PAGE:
The National CFIDS foundation has a Memorial list of ME/CFS patients who have died, most recognizable causes being cancer and heart disease (a paper is under review). After decades of illness, death is known to occur from end organ damage.

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Treatment

Treatment has been palliative at best, based on trial and error application of anecdotal evidence and has been mostly limited to the relieve of specific symptoms. This has been largely inadequate. ME/CFS patients may be extremely sensitive to many medications, so only low doses should be given initially and still may produce intolerable side effects.

The testing and recognition of underlying abnormalities offers the most effective treatment. For example, treating hypothalamic dysfunction which produces poor sleep, low hormone levels, and treating the effects of immune dysfunction/chronic infections (immune modulation to shift from Th2 to Th1 predominance, enhance NK cell activity, reduce pro-inflammatory cytokines, antivirals to reduce viral reactivation etc.) have proven the most successful.

There are currently no FDA-approved medications for use in treating ME/CFS. There are, however, a nuME of medications that may be helpful, even though some are recoMEded for effects that may be unrelated to their primary use. These include antifungals, antihistamines, antivirals, antibiotics, CNS depressants (or stimulants), immunoglobulins, cardiac medications, anti-inflammatories, anticonvulsants, expectorants and antidepressants.

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Vaccine Recommendations

ME/CFS patients should generally not be offered live vaccines because of risk of relapse.

Flu vaccinations are generally not recoMEded to persons with ME/CFS unless patients have tolerated them well in the past or have other medical complications in addition to ME/CFS. Flu vaccines may cause serious relapses, and many patients fail to sero-convert (develop antibodies) to the vaccination. Thus, patients may have side effects in addition to a relapse of symptoms, but may not even develop immunity.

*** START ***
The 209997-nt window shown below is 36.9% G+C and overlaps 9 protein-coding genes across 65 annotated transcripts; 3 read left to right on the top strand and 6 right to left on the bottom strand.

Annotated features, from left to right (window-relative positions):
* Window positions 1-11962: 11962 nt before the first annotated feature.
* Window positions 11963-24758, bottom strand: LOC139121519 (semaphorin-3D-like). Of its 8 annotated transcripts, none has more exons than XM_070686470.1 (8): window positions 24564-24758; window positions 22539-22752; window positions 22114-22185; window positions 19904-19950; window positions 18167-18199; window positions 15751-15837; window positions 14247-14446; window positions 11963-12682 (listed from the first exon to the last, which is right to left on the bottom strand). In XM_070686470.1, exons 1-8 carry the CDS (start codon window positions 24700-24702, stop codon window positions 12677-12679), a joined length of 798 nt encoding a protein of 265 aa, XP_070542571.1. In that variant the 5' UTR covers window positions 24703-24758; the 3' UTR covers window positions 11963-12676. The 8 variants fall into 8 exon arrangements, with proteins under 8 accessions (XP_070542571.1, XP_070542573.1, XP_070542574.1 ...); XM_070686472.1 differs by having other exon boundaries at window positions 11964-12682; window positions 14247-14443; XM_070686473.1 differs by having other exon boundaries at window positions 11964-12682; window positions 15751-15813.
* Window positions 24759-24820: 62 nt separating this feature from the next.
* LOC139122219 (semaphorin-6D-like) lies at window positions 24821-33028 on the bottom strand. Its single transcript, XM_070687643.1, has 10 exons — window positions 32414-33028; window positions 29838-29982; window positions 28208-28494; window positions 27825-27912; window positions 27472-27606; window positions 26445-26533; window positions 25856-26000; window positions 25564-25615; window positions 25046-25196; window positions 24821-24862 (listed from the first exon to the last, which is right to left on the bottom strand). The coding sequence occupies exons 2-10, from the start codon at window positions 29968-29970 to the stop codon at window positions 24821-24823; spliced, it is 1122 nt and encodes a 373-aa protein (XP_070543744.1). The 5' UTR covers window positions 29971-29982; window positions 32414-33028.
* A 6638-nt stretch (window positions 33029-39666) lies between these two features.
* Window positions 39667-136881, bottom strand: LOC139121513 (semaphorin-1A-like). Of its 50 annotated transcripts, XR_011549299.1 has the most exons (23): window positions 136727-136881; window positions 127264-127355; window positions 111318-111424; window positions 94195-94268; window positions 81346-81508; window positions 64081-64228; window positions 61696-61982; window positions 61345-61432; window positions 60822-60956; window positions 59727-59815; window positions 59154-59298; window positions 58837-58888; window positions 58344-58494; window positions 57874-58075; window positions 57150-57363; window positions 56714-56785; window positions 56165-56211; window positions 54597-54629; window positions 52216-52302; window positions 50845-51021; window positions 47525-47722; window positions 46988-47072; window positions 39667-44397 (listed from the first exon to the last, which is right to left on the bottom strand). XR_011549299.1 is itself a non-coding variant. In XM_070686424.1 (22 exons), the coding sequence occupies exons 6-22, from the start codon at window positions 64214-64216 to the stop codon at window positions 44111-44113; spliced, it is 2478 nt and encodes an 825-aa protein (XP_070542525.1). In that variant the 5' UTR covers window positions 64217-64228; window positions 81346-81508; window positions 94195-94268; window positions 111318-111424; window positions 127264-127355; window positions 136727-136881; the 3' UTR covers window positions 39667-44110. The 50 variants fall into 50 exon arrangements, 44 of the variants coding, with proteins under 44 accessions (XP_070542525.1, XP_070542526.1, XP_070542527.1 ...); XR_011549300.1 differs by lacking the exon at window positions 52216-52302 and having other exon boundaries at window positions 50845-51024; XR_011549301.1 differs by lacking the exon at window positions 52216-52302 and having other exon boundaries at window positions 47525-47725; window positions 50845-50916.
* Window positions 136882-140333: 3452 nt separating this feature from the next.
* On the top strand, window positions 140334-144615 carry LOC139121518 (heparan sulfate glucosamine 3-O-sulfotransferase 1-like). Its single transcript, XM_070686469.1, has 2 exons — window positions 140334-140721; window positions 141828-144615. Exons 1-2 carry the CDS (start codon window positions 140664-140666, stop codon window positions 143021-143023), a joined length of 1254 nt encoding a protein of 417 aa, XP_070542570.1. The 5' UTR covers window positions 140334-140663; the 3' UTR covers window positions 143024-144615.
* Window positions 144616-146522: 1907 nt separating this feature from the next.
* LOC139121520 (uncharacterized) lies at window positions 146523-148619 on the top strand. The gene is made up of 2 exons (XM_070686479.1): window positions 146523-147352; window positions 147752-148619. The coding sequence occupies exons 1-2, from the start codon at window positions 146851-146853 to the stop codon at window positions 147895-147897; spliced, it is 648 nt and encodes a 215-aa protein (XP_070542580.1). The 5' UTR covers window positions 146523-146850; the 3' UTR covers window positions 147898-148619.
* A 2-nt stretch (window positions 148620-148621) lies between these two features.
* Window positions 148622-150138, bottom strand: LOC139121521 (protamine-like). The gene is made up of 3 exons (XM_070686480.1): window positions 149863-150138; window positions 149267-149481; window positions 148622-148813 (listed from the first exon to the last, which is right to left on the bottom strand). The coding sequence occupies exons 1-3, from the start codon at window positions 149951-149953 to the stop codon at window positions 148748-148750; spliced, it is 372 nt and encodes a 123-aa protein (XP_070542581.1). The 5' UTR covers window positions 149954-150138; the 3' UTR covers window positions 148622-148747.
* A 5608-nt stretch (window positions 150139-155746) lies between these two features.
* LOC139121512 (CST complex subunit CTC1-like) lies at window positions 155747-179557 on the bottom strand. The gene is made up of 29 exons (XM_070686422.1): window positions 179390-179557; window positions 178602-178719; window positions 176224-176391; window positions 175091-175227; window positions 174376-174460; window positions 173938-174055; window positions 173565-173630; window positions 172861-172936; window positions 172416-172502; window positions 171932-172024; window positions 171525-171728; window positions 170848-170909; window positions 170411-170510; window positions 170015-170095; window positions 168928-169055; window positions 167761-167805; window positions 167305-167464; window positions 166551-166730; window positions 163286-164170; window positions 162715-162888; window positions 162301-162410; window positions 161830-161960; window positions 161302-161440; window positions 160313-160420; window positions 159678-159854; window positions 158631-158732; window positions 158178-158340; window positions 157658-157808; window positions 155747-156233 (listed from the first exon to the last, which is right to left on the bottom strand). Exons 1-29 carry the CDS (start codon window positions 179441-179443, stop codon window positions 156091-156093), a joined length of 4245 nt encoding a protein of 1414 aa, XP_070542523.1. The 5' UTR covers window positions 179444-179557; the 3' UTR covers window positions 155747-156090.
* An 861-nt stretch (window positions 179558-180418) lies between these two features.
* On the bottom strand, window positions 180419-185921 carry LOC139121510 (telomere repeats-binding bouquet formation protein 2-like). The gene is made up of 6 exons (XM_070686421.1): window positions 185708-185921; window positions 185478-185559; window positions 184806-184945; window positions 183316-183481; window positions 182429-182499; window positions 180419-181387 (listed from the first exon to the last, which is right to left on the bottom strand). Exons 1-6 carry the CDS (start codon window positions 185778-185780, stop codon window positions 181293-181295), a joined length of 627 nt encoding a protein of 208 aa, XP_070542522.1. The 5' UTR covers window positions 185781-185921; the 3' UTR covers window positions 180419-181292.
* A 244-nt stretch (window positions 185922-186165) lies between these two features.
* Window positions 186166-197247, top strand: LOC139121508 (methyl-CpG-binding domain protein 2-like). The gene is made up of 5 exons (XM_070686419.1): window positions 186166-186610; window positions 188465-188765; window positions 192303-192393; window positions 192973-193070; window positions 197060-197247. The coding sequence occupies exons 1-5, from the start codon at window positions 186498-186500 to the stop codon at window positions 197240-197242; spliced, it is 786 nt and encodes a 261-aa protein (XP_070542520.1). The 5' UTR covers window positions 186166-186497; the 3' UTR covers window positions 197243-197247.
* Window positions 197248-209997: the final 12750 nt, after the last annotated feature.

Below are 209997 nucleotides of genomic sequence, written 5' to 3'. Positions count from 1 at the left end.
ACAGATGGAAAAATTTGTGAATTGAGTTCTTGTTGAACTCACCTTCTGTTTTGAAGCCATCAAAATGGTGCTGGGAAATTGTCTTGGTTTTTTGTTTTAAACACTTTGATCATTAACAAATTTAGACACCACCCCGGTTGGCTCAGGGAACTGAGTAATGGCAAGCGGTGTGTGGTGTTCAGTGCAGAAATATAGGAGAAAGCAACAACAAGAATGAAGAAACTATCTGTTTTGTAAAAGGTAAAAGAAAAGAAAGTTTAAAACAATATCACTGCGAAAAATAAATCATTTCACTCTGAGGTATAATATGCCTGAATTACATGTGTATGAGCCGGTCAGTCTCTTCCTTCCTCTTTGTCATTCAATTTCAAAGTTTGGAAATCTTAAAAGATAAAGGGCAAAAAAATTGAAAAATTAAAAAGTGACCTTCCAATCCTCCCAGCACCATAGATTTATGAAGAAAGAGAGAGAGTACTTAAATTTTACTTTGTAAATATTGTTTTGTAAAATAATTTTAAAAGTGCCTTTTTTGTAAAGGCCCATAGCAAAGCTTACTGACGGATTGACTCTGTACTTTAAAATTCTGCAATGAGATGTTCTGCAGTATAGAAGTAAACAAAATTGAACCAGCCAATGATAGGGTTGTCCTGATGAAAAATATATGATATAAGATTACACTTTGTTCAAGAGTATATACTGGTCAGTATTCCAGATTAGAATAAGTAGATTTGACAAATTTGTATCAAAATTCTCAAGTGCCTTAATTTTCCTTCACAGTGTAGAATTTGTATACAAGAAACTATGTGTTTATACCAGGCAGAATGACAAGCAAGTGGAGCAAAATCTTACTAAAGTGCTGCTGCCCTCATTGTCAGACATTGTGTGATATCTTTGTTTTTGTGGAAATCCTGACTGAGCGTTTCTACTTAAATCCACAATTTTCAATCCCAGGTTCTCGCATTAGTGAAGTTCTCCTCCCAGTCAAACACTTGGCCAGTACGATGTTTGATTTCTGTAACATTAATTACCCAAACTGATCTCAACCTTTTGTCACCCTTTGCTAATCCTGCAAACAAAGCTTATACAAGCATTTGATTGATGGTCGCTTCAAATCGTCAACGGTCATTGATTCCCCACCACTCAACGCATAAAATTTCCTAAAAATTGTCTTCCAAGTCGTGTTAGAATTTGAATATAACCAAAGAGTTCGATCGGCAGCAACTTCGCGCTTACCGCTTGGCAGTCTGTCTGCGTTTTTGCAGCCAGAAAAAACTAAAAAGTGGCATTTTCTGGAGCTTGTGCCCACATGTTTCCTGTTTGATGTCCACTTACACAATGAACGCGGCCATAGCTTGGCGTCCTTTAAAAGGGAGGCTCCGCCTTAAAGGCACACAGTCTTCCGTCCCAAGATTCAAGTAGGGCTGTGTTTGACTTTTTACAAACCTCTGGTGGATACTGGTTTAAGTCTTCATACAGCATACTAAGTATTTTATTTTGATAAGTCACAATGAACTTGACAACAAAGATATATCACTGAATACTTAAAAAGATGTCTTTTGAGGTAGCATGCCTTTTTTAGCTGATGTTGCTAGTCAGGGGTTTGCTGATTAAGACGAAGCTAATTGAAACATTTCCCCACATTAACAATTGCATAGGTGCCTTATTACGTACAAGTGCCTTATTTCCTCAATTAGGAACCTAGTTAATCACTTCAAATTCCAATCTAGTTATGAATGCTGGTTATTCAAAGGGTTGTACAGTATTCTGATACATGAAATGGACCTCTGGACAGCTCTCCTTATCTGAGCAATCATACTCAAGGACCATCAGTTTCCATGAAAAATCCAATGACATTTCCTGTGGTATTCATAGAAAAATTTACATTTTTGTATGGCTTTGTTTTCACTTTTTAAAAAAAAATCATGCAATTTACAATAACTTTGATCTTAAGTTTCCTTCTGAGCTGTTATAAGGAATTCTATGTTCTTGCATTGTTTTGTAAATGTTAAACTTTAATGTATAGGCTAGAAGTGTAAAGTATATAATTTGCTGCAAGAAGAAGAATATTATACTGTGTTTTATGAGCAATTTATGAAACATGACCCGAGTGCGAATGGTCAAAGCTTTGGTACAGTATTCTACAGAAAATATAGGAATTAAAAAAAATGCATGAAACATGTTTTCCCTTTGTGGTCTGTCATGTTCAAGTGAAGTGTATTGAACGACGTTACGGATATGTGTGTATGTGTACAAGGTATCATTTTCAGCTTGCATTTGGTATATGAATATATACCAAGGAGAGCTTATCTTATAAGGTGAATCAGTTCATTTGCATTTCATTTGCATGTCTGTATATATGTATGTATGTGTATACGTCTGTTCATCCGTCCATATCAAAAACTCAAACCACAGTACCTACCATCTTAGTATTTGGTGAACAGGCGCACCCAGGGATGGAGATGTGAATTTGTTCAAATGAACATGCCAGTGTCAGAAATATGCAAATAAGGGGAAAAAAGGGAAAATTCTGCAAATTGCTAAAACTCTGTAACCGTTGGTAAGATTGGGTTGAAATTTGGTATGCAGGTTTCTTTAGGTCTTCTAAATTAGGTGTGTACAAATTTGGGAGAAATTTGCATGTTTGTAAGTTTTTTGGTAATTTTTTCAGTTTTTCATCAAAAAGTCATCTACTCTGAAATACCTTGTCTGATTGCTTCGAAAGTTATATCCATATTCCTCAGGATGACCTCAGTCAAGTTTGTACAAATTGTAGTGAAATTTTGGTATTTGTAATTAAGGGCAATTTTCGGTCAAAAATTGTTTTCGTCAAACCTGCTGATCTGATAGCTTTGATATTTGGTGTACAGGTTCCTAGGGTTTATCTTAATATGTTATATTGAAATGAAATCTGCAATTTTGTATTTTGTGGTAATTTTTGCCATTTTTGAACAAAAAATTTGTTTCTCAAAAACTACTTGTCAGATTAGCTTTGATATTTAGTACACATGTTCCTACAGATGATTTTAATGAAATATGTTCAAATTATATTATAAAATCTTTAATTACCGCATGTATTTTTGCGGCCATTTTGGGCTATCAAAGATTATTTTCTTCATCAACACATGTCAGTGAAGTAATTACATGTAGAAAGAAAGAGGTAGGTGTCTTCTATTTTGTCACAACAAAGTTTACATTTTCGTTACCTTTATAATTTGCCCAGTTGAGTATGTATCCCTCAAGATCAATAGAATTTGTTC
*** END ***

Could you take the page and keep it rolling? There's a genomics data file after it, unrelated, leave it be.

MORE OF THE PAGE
Since smallpox vaccine is a live vaccinia virus, many experts recommend that persons with ME/CFS not take smallpox vaccine, due to high incidence of immune dysfunction, autoimmune phenomenon, and hypogammaglobulinemia.

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Economic Burden

ME/CFS costs the U.S. more than $9 billion each year in lost productivity, or about $20,000 per person annually, not even including healthcare costs, according to a CDC study published in the journal Cost Effectiveness and Resource Allocation. About a quarter of those with chronic fatigue syndrome, or ME/CFS, aren't able to work at all, and those who do continue to work lose about one-third of their income, the report said.

ME/CFS and Children

Few pediatric studies have been done, yet is is well established that children and adolescents get ME/CFS Minimal attention has been paid to critical features of ME/CFS in children and is thus often unrecognized in children. Children with ME/CFS are frequently dismissed as depressed or school phobic, and thus remain unable to receive proper care or accommodations for their illness.